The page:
Remembrance 2020, taking the Chancellor to task, and should fireworks be banned? - Weekly update 06/11/2020
I was pleased to lead a debate this week in Westminster Hall on the sale of fireworks - and thank you to all the Gower constituents who signed my petition calling for a ban on the sale of fireworks given the extraordinary circumstances we find ourselves in this year. Fireworks are dangerous; each year around the 5th November, there are thousands of visits to A&E because of injuries caused by fireworks and traffic to the NHS website giving advice on how to treat burns and scalds skyrockets. The NHS is under extreme pressure this year with the second wave of the coronavirus coinciding with the usual winter pressures and the impact of the first wave on scheduled procedures and routine check-ups. I know how much people enjoy Bonfire Night – I remember as a child sitting with our hot dogs and watching the fireworks over Stradey Park - but this year, we will have to do things differently. Protecting lives and safeguarding health must come first.
On Tuesday, I was called to speak in the Urgent Question to the Treasury on the economic support that will be in place during this next lockdown. The Prime Minister on Monday said that funding for furlough schemes would be available to the devolved nations, not just during the current lockdown, but in the future if devolved nations are forced to lock down regardless of England’s measures for public health reasons. On Wednesday, however, the Secretary of State for Housing, Communities, and Local Government cast doubt on this assertion, claiming that it would be a matter for the Chancellor and not the Prime Minister to decide. The Treasury Minister then failed to clarify who had ultimate responsibility for the judgement – the Chancellor or the Prime Minister. The Chancellor’s subsequent announcement on Thursday that furlough be funded through to March is welcome, but it’s ridiculous - and fundamentally damaging to business - that it took so long for him to confirm.
On Thursday, it was a busy day in Parliament with Welsh Affairs in the morning, followed by an Urgent Question to the Health Secretary and a Statement from the Chancellor. During Welsh Affairs we discussed the impact of the Brexit negotiations on the Welsh economy and how the UK Government are negotiating with regards to Wales. The UK Government must work to ensure that Brexit does not disadvantage any of the devolved nations in the UK. I am concerned that the focus is on Westminster priorities rather than considering that devolved nations may experience different impacts in different sectors and that these are not being properly addressed.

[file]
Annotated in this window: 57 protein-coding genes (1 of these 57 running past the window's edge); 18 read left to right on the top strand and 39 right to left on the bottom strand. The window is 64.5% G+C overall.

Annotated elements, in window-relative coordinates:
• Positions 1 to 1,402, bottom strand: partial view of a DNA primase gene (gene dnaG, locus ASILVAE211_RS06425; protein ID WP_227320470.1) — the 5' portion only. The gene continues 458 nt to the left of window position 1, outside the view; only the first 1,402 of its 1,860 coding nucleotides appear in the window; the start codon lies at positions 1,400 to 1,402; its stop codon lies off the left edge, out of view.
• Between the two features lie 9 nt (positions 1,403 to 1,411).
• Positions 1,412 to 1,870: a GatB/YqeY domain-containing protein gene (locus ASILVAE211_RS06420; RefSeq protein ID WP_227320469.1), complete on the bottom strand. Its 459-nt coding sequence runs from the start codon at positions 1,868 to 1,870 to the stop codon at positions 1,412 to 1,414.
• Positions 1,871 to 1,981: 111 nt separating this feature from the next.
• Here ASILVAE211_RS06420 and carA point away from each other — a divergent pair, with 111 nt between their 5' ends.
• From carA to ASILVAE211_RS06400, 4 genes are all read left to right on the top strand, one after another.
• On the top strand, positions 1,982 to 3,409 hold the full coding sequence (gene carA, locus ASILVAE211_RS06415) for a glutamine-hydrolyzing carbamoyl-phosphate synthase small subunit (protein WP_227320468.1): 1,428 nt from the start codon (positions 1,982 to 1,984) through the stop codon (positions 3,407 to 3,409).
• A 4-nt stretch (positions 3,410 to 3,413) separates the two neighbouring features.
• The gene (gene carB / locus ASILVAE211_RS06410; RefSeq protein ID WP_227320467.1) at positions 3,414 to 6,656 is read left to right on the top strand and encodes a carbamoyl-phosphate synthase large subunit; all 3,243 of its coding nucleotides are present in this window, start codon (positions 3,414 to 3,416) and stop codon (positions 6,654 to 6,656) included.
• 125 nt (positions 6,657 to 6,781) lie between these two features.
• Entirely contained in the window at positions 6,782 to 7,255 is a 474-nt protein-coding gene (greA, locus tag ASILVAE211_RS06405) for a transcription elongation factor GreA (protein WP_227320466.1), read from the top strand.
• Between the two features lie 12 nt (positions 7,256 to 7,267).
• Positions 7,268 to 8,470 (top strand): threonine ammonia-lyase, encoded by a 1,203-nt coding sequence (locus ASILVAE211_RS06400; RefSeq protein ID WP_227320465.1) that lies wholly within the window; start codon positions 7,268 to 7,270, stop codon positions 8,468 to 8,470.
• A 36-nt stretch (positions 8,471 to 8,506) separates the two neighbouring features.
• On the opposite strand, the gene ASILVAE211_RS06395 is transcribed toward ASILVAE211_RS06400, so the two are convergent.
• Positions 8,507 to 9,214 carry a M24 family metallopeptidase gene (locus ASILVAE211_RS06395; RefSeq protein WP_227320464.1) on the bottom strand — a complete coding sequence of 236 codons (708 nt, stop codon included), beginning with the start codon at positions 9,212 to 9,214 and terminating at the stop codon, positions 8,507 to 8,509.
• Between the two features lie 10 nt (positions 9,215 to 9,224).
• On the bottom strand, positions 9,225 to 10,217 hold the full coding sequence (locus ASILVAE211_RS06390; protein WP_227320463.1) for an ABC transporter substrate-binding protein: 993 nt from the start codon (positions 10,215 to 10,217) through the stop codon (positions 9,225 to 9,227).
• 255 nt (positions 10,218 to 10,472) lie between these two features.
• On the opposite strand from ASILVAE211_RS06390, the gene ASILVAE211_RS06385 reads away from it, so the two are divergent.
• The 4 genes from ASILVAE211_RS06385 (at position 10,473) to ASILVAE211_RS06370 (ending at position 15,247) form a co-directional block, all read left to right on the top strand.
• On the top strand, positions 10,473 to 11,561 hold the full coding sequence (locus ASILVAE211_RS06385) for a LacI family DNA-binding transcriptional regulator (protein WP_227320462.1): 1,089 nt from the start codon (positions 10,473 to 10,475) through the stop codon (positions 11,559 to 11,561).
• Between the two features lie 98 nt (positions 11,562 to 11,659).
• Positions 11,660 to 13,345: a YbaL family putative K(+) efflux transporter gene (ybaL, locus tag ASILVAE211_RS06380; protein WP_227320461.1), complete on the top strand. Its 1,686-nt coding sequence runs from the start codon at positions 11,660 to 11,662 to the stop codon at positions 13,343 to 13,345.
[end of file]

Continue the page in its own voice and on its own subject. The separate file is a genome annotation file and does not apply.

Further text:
Thursday’s Health Urgent Question was on the issue of assisted dying and the impact of the Covid restrictions on travel for the purpose of seeking end of life care abroad in countries like Switzerland where assisted dying is legal. It is such an emotive and sensitive issue, and there are related concerns within the UK around hospices. Our hospices provide crucial care to those needing palliative care and the Covid pandemic has hit them incredibly hard. They rely hugely on the finances raised through charity shops and with long periods of closure and donations being restricted at times, they have had to make drastic cuts to staffing. The UK Treasury must commit to providing the necessary resources so that these services cannot only continue to provide care but are able to do so in a dignified and peaceful manner.
I was also able to speak in the discussion after the Chancellor’s statement on the extension of the furlough scheme. This is, of course, an announcement to be welcomed, but I am getting rather tired of feeling like the devolved nations like Wales are ignored when they ask for help and only get given the support they were asking for when England is given the same, or should we say the South of England? Why does the Chancellor insist on suggesting that the Welsh should be grateful for what they receive when the English receive it and not that they are equally and fairly entitled to the support? The Chancellor needs to remember that he acts for the whole of the United Kingdom and not just Tory constituencies in the South of England.
As with everything this year, Remembrance Day Is going to look very different. There will be no long march past the Cenotaph in London and no organised gatherings at local memorials. However, Remembrance Day isn’t about the display and the pageantry; it’s about the people we remember and honour. It’s about the brave men and women who sacrificed so much during those dark days in the 1930s and 1940s, the men and women who answered the call of their country and contributed in whatever way they could. It’s about honouring those today who serve their country and this year, I will be thinking about the great support our military men and women have been providing during this pandemic. Thank you to each and every one of you, past and present, for the service you have given to this country.
You can keep up to date with Welsh Government announcements and information on their dedicated coronavirus page. If you have any issues or concerns to raise with me as your local MP, please get in touch by emailing firstname.lastname@example.org or calling 01792 899025. My office is not open, my staff and I are working from home, but my email and phone are still being monitored and responded to. You may experience a slight delay in receiving a response from us as the demand has increased, but we will get back to you as soon as we can.
Keep well and remember – and remember - observe social distancing, wash your hands regularly and keep Wales safe!